assign vsync = (yCounter >= 0 && yCounter < 2) ? 1:0;   // vsync high for 2 counts
	assign canDisplayImage = ((xCounter > 144) && (xCounter <= 783))
     && ((yCounter > 35) && (yCounter <= 514));

endmodule

Now, when the board can display any image on a screen, it's time to draw something.

Using x and y, we can control each pixel. For example, the part of the code that draws a white 100x100 rectangle:

Drawing a 100x100 square
module tvPattern(
input [9:0] x,
input [9:0] y,
output reg [3:0] red,
output reg [3:0] green,
output reg [3:0] blue);

always @(x||y)
begin
if(x>=0 && x<100 && y>=0 && y<100)) 
	begin
		red <= 4'hF;
		green <= 4'hF;
		blue <= 4'hF;
	end
end



endmodule

Animated test

I decided to add an animated test (e.g. bouncing square).
The variables for squareX and squareY are created. 
Then, in sequential logic block always @(posedge clock25MHz), I am checking for collisions with screen borders and if collision - change the direction of the square.

Moving square
module bouncingSquare(
input clock25MHz,
input [9:0] x,
input [9:0] y,
output [3:0] red,
output [3:0] green,
output [3:0] blue
);
	localparam SQUARE_SIZE = 20;

	// Position of a square
	reg [9:0] squareX =100;
	reg [9:0] squareY = 100;
	
	// Vertical and horizontal speeds
	// 1 - positive direction, 0 - negative direction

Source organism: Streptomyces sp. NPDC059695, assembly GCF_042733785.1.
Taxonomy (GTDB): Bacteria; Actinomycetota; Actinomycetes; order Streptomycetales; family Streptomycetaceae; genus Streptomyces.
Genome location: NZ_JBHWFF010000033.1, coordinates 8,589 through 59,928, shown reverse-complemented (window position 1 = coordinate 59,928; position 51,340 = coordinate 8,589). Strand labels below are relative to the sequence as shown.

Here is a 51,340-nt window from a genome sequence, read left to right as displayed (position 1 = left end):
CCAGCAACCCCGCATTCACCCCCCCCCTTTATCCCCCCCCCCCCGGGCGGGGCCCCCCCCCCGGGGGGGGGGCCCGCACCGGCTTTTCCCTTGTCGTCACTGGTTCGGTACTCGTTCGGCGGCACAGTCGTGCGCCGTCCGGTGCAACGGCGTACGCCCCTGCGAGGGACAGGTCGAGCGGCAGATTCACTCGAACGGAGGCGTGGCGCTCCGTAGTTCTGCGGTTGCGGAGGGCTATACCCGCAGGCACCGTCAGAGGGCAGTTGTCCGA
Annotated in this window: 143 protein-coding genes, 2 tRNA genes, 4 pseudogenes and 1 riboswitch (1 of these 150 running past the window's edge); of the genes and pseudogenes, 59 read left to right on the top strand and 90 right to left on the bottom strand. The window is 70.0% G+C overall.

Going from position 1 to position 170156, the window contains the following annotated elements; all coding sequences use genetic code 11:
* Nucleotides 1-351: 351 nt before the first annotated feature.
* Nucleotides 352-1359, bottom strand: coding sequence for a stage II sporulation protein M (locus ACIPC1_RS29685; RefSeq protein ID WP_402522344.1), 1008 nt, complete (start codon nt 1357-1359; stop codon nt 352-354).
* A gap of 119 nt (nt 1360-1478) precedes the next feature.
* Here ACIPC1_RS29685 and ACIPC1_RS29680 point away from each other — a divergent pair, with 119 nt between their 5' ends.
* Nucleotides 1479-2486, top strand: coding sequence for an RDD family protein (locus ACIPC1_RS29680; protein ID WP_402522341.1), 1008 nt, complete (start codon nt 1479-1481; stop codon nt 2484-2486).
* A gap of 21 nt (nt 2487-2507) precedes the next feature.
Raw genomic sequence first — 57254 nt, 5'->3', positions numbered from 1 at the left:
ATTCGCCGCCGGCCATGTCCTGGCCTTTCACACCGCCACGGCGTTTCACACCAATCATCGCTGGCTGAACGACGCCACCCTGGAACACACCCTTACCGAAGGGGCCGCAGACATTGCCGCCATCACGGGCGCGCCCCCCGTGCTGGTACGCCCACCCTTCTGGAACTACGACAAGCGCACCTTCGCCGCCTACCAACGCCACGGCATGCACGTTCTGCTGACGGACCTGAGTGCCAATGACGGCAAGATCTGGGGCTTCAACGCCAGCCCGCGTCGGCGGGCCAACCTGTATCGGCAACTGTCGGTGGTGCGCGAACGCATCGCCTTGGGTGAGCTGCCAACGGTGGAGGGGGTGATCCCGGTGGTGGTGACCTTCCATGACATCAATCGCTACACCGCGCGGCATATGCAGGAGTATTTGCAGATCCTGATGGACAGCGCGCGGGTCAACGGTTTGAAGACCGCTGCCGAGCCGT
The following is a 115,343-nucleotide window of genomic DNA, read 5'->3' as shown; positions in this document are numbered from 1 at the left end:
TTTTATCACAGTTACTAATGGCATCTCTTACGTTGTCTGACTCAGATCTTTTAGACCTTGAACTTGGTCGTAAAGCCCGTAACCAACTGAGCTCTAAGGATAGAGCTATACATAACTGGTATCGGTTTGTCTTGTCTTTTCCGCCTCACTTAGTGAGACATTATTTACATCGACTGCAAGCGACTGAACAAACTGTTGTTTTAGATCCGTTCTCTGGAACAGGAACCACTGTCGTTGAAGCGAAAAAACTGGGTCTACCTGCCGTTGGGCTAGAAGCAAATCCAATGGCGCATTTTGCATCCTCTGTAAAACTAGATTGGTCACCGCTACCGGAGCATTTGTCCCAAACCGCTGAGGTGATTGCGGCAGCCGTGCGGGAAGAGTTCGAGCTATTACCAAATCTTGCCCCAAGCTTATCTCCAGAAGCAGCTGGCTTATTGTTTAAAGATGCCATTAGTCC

reg vSpeed = 1;
	reg hSpeed = 1;
	
	// Checking for collisions
	wire topCollision = (squareY-SQUARE_SIZE==0);
    wire bottomCollision = (squareY+SQUARE_SIZE==479);
	wire leftCollision = (squareX-SQUARE_SIZE ==0);
	wire rightCollision = (squareX+SQUARE_SIZE == 639);
	

always @(posedge clock25MHz)
begin
	if(topCollision) vSpeed<=1;
	if(bottomCollision) vSpeed<=0;
	if(leftCollision) hSpeed<=1;
	if(rightCollision) hSpeed<=0;
	counter <= counter + 1;
	squareX <= squareX + (hSpeed==1? 1 : -1);
	squareY <= squareY + (vSpeed==1? 1 : -1);
end

// Drawing a square
wire square = (squareX-SQUARE_SIZE<=x && squareX+SQUARE_SIZE>=x) && (squareY-SQUARE_SIZE<=y && squareY+SQUARE_SIZE>=y);

assign red = (square) ? 4'hF: 0;
assign green = (square) ? 4'hF: 0;
assign blue = (square) ? 4'hF: 0;
endmodule

The code works fine, but the square moves too fast. Thus, we must slow it down somehow. To do this, I created another reg and implemented in every clock's rising edge. Then, when the value of this reg becomes equal to some constant (SPEED_CONSTANT), I am changing the values of the squareX and squareY.

Slow moving square
module bouncingSquare(
input clock25MHz,